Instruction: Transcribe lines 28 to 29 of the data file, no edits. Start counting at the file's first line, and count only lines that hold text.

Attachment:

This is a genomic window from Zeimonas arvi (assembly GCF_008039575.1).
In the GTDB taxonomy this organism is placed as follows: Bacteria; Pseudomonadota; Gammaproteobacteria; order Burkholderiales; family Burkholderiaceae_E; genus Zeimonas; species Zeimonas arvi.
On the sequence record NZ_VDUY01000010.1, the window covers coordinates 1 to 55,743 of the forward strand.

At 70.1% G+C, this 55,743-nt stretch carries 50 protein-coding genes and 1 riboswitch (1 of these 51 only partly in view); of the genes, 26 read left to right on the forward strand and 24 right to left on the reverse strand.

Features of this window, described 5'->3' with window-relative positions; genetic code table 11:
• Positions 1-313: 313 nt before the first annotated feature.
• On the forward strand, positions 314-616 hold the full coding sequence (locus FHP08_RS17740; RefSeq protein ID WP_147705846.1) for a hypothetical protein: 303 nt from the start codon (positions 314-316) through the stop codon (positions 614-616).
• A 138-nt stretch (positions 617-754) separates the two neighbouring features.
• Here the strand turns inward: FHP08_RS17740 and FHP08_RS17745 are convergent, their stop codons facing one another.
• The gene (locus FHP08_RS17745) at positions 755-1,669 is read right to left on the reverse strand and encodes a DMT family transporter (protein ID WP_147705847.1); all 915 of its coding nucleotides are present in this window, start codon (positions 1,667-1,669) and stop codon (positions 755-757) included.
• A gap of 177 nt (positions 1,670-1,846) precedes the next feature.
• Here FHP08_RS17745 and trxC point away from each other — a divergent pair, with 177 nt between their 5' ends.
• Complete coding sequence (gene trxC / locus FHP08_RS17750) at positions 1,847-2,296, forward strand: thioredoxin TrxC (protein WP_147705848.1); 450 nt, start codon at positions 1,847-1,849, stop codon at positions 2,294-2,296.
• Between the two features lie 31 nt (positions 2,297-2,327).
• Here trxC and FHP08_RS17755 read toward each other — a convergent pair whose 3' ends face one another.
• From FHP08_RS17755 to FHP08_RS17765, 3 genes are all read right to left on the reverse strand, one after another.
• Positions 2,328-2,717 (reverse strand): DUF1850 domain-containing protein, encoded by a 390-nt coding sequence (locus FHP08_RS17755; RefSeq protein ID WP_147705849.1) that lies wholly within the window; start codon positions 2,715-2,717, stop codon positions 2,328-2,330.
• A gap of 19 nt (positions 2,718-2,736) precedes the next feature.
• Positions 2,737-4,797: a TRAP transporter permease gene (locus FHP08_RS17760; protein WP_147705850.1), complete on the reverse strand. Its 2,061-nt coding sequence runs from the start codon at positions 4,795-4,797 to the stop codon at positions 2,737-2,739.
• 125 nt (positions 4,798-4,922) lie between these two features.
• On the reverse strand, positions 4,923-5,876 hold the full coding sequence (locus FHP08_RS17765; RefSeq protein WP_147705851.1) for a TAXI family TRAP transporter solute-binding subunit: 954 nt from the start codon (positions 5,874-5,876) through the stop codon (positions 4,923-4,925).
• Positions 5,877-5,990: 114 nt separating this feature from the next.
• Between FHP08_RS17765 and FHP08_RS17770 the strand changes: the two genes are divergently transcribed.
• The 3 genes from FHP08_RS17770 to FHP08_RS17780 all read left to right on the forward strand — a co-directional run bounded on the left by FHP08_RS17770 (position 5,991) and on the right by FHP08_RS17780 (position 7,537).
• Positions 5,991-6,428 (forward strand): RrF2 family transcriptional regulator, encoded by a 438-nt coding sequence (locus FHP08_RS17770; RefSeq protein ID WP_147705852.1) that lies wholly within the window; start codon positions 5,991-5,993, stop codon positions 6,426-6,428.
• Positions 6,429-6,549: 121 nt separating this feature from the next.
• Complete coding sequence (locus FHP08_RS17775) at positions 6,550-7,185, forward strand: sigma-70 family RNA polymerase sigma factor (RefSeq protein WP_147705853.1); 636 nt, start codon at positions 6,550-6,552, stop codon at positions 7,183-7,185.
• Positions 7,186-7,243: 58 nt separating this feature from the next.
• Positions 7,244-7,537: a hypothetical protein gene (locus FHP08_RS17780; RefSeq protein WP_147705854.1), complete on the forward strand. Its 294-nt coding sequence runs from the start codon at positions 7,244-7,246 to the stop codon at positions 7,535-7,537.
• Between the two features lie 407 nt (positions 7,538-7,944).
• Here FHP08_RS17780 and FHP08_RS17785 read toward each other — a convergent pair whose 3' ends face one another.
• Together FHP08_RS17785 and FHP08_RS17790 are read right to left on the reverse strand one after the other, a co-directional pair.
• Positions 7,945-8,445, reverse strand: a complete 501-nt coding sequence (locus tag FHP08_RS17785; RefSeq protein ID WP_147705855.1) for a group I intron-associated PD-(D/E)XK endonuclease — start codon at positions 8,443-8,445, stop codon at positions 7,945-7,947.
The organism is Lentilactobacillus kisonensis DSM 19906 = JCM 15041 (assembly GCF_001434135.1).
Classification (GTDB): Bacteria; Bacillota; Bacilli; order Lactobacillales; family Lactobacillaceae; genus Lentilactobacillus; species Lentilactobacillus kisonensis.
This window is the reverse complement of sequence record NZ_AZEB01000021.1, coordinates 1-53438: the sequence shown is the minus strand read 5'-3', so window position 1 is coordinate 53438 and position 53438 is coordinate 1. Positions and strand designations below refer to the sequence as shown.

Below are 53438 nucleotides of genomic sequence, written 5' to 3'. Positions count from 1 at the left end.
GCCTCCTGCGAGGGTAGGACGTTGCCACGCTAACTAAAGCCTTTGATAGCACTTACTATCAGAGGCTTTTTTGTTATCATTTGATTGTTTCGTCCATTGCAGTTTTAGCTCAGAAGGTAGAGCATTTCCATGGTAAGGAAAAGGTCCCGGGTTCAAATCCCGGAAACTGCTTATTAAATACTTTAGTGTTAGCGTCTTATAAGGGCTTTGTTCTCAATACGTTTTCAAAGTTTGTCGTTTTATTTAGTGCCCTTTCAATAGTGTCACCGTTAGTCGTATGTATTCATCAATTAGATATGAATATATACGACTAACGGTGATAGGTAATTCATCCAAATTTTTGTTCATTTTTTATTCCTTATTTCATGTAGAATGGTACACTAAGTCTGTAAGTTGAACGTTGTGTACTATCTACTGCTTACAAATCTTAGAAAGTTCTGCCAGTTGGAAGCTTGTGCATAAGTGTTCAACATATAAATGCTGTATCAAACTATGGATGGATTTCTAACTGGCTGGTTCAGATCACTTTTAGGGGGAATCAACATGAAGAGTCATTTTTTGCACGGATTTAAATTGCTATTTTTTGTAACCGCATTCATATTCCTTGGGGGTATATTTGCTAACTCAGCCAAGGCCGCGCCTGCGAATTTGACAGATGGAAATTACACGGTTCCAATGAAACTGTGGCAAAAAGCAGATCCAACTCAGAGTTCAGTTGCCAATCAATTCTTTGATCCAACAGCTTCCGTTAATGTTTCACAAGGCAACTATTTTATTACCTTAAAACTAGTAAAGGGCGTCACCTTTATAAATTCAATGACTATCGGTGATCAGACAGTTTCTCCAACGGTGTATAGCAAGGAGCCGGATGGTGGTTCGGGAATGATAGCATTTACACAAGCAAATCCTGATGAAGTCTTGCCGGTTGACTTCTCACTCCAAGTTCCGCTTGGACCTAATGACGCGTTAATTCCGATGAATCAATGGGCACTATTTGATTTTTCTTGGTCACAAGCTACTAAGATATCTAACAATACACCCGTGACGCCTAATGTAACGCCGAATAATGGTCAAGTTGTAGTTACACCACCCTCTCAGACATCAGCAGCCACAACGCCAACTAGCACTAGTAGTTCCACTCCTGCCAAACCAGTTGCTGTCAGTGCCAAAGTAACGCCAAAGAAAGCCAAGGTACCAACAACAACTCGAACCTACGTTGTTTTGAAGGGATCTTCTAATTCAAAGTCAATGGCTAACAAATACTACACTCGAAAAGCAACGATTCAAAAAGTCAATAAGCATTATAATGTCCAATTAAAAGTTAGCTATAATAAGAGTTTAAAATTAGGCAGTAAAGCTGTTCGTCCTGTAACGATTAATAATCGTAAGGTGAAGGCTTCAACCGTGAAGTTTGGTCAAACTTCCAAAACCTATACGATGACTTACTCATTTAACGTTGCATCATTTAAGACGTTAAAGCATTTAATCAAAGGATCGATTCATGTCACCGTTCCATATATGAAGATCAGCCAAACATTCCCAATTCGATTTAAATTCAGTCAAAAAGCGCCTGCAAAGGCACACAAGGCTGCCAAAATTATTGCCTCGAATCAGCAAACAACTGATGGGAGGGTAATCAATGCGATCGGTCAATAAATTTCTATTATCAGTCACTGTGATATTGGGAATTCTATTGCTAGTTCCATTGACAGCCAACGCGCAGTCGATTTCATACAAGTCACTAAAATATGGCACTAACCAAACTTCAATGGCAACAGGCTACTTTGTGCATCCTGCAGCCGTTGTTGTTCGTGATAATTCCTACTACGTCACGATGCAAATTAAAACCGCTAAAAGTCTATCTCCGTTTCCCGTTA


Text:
• Positions 7,186-7,243: 58 nt separating this feature from the next.
• Positions 7,244-7,537: a hypothetical protein gene (locus FHP08_RS17780; RefSeq protein WP_147705854.1), complete on the forward strand. Its 294-nt coding sequence runs from the start codon at positions 7,244-7,246 to the stop codon at positions 7,535-7,537.